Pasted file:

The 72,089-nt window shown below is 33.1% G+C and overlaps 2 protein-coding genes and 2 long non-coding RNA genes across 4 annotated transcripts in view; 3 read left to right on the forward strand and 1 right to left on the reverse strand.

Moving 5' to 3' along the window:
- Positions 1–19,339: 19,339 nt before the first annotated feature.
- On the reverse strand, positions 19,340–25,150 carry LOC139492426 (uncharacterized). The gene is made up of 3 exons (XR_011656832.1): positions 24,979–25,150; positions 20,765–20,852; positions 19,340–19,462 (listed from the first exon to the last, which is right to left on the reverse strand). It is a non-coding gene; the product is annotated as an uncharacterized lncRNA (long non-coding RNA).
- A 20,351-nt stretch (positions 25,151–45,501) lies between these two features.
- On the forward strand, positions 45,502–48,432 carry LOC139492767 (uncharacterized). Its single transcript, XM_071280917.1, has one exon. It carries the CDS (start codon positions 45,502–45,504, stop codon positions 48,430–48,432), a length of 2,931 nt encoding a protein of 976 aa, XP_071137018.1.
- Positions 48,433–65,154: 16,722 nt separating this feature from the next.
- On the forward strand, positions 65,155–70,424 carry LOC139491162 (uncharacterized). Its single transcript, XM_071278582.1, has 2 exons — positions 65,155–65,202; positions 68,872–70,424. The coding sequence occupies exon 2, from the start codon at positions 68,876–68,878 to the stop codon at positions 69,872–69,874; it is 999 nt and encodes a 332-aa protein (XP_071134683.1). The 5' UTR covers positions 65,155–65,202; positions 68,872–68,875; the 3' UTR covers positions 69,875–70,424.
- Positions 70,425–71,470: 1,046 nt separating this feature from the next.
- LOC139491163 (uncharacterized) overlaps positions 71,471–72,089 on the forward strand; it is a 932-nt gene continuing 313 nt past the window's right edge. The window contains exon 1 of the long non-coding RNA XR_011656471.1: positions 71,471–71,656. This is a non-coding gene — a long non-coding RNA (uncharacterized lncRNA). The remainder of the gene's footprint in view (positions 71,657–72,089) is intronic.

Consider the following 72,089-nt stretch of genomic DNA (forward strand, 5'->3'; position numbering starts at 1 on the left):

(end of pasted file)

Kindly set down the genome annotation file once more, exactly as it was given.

The 72,089-nt window shown below is 33.1% G+C and overlaps 2 protein-coding genes and 2 long non-coding RNA genes across 4 annotated transcripts in view; 3 read left to right on the forward strand and 1 right to left on the reverse strand.

Moving 5' to 3' along the window:
- Positions 1–19,339: 19,339 nt before the first annotated feature.
- On the reverse strand, positions 19,340–25,150 carry LOC139492426 (uncharacterized). The gene is made up of 3 exons (XR_011656832.1): positions 24,979–25,150; positions 20,765–20,852; positions 19,340–19,462 (listed from the first exon to the last, which is right to left on the reverse strand). It is a non-coding gene; the product is annotated as an uncharacterized lncRNA (long non-coding RNA).
- A 20,351-nt stretch (positions 25,151–45,501) lies between these two features.
- On the forward strand, positions 45,502–48,432 carry LOC139492767 (uncharacterized). Its single transcript, XM_071280917.1, has one exon. It carries the CDS (start codon positions 45,502–45,504, stop codon positions 48,430–48,432), a length of 2,931 nt encoding a protein of 976 aa, XP_071137018.1.
- Positions 48,433–65,154: 16,722 nt separating this feature from the next.
- On the forward strand, positions 65,155–70,424 carry LOC139491162 (uncharacterized). Its single transcript, XM_071278582.1, has 2 exons — positions 65,155–65,202; positions 68,872–70,424. The coding sequence occupies exon 2, from the start codon at positions 68,876–68,878 to the stop codon at positions 69,872–69,874; it is 999 nt and encodes a 332-aa protein (XP_071134683.1). The 5' UTR covers positions 65,155–65,202; positions 68,872–68,875; the 3' UTR covers positions 69,875–70,424.
- Positions 70,425–71,470: 1,046 nt separating this feature from the next.
- LOC139491163 (uncharacterized) overlaps positions 71,471–72,089 on the forward strand; it is a 932-nt gene continuing 313 nt past the window's right edge. The window contains exon 1 of the long non-coding RNA XR_011656471.1: positions 71,471–71,656. This is a non-coding gene — a long non-coding RNA (uncharacterized lncRNA). The remainder of the gene's footprint in view (positions 71,657–72,089) is intronic.

Consider the following 72,089-nt stretch of genomic DNA (forward strand, 5'->3'; position numbering starts at 1 on the left):